Why we should remember our contribution to the Spanish Civil War.
This is a guest post written by Gregory Hill O’Connor, History student at St. Andrews University.
‘They went because their open eyes could see no other way’
-Inscription on the International Brigade Memorial, Jubilee Gardens, London, unveiled in 1986, the 50th anniversary of the outbreak of the Spanish Civil War
This July marked the 75th anniversary of the outbreak of the Spanish Civil War. Despite MI5 releasing a list of British men and women who went to fight for the Spanish Republic, under attack from right-wing rebel Generals, early in July, this event went much unnoticed. So instead I will use the event of the 75th anniversary of the British Medical Unit to commemorate a much forgotten group of people in a much forgotten war. The British Medical Unit left Victoria Station on 23rd August 1936 to set up a military hospital and ambulance unit in Spain. I feel that it is important to remember this part of British history that is often eclipsed by the rise of Fascism and Second World War on the history syllabus in schools. In an age of intense politics made even more so by the media and internet we must remember that it is possible for people to act apart from overarching political organisations, be it a Trade Union or a political party. The activities of the British people during the Spanish Civil War exemplify such action.
When the democratically elected government of Spain came under attack on 18th July 1936 there was an immediate Europe-wide solidarity. Not from other democratically elected governments in Britain and France, by August they had banned international intervention in this ‘Civil War’ (you may be reminded of the bombing of the Basque city of Guernika by German aircraft), but from ordinary people around Europe who acted apart from established politics. Even the Labour Party in opposition supported the policy of non-intervention until their party conference in 1937 when a pamphlet was circulated outlining the argument against such a policy; using newly acquired evidence of Italian and German intervention in Nationalist Spain.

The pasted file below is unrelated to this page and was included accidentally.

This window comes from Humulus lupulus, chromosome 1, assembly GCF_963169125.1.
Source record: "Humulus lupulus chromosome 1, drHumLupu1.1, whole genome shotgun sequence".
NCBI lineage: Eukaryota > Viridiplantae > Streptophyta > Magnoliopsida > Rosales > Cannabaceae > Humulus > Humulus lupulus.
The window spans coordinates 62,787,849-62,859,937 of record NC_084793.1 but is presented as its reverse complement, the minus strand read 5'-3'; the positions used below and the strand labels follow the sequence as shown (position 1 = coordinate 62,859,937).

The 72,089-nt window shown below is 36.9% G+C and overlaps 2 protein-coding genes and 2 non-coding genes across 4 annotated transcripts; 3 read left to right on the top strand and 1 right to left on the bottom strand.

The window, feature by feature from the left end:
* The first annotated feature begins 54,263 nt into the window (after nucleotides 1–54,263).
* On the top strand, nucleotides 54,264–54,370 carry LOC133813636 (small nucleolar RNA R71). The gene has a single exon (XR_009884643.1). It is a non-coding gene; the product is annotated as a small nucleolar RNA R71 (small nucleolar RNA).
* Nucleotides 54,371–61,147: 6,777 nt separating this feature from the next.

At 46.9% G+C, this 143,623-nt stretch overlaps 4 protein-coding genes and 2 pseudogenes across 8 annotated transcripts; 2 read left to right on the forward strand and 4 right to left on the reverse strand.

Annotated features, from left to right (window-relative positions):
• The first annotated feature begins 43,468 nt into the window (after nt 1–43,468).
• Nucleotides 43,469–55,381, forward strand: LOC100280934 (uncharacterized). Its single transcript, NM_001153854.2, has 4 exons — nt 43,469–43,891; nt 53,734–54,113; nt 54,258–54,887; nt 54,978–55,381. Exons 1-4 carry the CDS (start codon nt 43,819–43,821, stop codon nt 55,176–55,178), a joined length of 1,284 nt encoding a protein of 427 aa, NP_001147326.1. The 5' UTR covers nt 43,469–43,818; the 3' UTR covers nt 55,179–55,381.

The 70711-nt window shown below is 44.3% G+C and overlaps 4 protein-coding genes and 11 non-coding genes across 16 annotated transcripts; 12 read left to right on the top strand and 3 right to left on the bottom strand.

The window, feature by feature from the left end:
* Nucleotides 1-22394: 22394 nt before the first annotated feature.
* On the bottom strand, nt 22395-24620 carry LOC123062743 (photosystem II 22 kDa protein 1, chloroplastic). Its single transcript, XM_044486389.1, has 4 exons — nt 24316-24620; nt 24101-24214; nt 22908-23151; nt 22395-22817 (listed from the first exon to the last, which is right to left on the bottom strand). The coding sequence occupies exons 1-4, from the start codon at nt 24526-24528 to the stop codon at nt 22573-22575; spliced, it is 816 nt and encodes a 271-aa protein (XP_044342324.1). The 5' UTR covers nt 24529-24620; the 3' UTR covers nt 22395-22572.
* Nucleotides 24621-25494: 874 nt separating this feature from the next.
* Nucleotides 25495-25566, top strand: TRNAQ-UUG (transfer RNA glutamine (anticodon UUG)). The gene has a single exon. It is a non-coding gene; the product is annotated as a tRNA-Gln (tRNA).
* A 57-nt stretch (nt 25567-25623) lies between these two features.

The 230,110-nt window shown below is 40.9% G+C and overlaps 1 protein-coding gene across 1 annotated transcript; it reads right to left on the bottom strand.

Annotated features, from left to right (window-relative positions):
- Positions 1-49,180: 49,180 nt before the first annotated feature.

And this is why I feel it is important to remember the work of the British people during the Spanish Civil War; despite official opposition and the complicated politics surrounding the war in Spain there was a popular cooperation. In total 6 food ships were filled and sent to Spain by the coastal population. ‘Aid Spain’ committees sprung up everywhere and organised collections. In the northern town of Horwich schools, hospitals and mills were all involved in raising money. Individual Trade Unions bought lorries and ambulances to be sent to Spain. The most incredible feat was the settling in of over 4,000 children from the besieged Basque region in cities and town all over Britain. While needing government cooperation and having TUC approval, this task was completed without any significant help from either. Everybody is familiar with the image of solidarity during the Second World War; the romanticised view of people sleeping in underground stations keeping calm and carrying on. I am by no means trying to discredit this but it was, in a sense, a government sanctioned solidarity. However, during the Spanish Civil War the government were in the midst of appeasement and staying true to the Non-Intervention Treaty. The picturesque ‘Popular Front’ interpretation can be overemphasised and the historian Tom Buchanan has done excellent research into the political wrangling within the Trade Union movement and the Labour Party to paint a less idealistic picture. Even the Labour Party and the TUC were reluctant to relinquish this line.
Yet, where these organisations failed, people filled in. They didn’t rely on the TUC to help, they didn’t lobby politicians or beg the Labour Party to step up to the plate; they did it themselves. Labour Party members continued to sit on the same committees as Communist Party members despite Labour Party policy and the Communists’ historical hatred of social democrats. The Spanish Medical Aid Committee who sent that group of medical personnel on 23rd August 1936 did have members that were part of the TUC, part of the Labour and Communist Party; however, they acted as individuals and created the Medical Aid Committee aside from these organisations and without their direct intervention. This is where the British response to the Spanish Civil War remains relevant and wildly under-appreciated. In a time when David Cameron is calling us all to the ‘Big Society’ from on high and ideologies are tied to a particular group it is more important than ever to remember that while our political and democratic institutions must evolve and remain useful they are by no means necessary. By trying to dominate rather than just facilitate grassroots action the ‘Big Society’ is forgetting this dynamic between the organisation and the individual. It was the people of Britain between 1936 and 1939 who showed that things could get done without government and without established organisations.